the head of the imaginer. In other cases it is because the phrase
used or description is sufficiently subjective that each individual
will have a different idea of what the words means (the description is
unshareable). Phrases like "intelligent design" come to mind.
The important point to remember is that science constrains itself to
analysis of the material world which is describable in a shared way.
That is, the statements of science must be, at least potentially,
testable. To be testable, the ideas must be communicated to others in
such a way as to be independently testable by others.
In practice, of course, one often relies on accumulated past knowledge
and 'experts' or 'authorities' that you believe have correctly done
the appropriate methodology. In science, of course, *because* of the
method, such authoritative sources are (at least potentially) subject
to a checking mechanism.
A contrasting "method of knowing" is personal revelation, where a
person 'knows' something because he or she receives a message from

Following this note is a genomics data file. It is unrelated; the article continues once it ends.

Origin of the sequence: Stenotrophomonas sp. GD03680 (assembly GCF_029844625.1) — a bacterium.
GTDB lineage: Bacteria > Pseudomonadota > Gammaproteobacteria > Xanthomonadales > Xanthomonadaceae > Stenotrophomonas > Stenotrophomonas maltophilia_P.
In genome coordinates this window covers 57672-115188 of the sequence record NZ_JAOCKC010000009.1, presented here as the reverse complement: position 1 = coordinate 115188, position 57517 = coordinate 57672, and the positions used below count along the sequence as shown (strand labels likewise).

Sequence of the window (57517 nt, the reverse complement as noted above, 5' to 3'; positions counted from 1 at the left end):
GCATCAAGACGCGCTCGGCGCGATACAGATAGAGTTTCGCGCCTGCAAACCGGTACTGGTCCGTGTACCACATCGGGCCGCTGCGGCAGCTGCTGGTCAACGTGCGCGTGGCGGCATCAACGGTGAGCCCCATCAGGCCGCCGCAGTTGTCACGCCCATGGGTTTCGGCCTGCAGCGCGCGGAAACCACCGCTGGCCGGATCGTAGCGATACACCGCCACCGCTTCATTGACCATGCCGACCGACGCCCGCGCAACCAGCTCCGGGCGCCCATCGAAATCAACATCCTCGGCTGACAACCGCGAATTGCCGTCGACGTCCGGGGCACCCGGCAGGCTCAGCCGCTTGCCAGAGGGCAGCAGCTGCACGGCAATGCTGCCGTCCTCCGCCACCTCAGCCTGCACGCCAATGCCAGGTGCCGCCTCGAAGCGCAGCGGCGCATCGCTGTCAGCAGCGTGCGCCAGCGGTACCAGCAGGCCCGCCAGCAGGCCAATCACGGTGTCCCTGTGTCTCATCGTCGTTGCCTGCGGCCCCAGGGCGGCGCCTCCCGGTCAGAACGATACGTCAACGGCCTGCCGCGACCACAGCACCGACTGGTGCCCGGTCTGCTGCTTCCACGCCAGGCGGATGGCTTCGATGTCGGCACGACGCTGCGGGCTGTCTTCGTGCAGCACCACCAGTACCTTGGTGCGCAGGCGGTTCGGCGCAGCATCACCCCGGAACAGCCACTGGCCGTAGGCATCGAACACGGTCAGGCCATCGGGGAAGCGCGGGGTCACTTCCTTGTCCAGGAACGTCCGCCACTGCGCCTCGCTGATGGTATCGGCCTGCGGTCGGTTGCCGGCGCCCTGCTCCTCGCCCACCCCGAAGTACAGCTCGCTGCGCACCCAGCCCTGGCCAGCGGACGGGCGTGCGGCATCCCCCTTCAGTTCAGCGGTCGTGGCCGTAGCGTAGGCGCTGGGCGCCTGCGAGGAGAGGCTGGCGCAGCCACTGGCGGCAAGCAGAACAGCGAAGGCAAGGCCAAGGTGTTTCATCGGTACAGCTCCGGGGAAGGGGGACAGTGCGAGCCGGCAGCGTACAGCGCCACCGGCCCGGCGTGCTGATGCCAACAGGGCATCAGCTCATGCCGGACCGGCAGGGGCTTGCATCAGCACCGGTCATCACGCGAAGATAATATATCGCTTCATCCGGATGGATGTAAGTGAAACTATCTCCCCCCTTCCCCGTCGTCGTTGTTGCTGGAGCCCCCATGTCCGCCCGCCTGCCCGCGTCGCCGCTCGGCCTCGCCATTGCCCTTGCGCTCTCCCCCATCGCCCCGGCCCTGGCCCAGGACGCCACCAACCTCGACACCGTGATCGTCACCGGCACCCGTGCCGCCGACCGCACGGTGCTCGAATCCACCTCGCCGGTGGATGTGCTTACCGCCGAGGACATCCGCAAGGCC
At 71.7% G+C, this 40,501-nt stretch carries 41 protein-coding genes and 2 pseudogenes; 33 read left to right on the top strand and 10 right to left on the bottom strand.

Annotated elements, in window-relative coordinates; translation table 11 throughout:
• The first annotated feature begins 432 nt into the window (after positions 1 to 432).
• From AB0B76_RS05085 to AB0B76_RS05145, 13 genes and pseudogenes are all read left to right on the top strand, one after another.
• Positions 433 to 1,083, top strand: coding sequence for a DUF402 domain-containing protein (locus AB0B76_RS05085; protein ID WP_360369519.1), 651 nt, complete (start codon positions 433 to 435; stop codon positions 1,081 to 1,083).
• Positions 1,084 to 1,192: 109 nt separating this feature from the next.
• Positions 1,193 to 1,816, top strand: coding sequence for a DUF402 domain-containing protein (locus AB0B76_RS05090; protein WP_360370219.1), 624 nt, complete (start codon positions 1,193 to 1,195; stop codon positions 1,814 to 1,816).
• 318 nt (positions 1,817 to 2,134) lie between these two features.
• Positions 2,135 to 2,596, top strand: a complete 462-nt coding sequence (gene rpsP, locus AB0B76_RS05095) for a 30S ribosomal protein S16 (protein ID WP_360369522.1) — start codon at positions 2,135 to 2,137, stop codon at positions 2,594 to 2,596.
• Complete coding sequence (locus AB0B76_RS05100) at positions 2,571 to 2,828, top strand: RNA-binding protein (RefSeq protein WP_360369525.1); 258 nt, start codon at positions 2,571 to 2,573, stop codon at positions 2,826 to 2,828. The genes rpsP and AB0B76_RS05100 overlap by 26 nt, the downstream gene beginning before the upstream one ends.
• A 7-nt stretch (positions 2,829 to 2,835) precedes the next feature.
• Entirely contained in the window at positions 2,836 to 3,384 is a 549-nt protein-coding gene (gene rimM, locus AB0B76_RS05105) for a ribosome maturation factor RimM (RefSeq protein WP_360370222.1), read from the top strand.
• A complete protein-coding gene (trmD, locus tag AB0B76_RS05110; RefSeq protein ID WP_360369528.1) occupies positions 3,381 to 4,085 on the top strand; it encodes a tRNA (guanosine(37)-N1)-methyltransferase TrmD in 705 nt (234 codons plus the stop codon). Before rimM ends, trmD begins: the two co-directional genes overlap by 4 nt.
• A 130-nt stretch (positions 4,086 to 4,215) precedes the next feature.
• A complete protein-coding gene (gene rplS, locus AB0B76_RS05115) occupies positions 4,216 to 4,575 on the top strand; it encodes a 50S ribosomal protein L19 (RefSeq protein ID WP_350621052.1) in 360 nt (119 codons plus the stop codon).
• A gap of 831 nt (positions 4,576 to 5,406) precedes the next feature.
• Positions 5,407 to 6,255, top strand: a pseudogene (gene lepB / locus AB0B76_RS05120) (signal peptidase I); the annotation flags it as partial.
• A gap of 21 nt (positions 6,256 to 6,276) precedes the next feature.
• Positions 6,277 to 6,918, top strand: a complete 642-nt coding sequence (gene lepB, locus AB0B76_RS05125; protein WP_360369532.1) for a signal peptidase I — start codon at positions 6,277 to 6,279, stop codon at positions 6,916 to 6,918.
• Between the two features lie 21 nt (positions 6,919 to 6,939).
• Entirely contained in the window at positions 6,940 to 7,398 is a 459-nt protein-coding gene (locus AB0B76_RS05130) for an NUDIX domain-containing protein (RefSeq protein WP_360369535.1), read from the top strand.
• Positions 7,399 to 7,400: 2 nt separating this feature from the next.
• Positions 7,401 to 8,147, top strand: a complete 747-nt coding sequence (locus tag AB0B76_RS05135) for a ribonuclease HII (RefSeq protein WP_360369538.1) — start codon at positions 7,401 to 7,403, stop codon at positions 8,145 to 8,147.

some mysterious entity or has a feeling that x is the answer.
Like science, one often relies on accumulated past knowledge and
'experts' or 'authoritative sources' that one believes has correctly
done the appropriate methodology (looking at entrails, praying to god,
reading and interpreting a translation of a translation of a
transcription of an oral history, throwing dice, whatever). The
difference is the absence of a way of using this methodolgy (way of
knowing) to independently check the source. One could use the
scientific method to check this way of knowing, but that is not using
the same methodology.
2) It obeys universal laws
This is not a necessary assumption of the scientific method. It is an
empirical observation that many things, processes, events in material
nature obey apparently universal laws. As Heisenberg would point out,
that doesn't mean that everything does. Nor does it prevent results